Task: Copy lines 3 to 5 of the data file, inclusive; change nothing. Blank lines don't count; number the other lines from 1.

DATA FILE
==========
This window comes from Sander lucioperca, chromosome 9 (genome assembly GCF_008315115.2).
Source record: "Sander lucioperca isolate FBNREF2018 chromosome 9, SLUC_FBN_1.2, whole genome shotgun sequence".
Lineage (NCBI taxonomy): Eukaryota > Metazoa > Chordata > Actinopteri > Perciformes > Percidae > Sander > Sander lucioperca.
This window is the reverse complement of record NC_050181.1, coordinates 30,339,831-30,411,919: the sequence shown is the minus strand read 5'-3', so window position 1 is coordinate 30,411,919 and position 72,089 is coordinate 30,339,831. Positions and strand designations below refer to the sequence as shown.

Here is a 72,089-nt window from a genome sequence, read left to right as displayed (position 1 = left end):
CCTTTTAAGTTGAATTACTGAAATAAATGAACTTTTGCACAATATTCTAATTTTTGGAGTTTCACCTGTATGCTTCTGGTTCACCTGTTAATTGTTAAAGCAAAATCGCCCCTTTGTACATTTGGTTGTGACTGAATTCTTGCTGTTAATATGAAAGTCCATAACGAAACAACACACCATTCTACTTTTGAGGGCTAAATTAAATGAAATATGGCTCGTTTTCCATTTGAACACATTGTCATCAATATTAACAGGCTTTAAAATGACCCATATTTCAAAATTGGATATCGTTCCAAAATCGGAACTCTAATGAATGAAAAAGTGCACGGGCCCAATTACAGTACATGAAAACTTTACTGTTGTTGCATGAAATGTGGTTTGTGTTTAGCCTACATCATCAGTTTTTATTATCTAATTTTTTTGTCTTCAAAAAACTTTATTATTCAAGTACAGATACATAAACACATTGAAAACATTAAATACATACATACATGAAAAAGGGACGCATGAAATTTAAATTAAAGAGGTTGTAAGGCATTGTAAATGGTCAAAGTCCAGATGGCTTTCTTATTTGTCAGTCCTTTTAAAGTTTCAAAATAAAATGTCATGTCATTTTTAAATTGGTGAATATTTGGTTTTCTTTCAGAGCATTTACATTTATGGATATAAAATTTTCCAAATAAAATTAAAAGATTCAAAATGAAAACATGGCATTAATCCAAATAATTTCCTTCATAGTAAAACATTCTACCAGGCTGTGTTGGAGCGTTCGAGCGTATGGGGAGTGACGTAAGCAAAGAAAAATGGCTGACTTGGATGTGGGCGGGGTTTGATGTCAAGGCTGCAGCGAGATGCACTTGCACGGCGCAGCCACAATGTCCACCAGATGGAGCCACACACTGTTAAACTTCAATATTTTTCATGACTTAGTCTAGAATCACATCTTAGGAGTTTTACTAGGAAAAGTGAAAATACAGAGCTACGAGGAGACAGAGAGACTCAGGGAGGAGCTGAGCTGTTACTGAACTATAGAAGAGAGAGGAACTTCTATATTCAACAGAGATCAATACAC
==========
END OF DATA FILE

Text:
Lineage (NCBI taxonomy): Eukaryota > Metazoa > Chordata > Actinopteri > Perciformes > Percidae > Sander > Sander lucioperca.
This window is the reverse complement of record NC_050181.1, coordinates 30,339,831-30,411,919: the sequence shown is the minus strand read 5'-3', so window position 1 is coordinate 30,411,919 and position 72,089 is coordinate 30,339,831. Positions and strand designations below refer to the sequence as shown.

Here is a 72,089-nt window from a genome sequence, read left to right as displayed (position 1 = left end):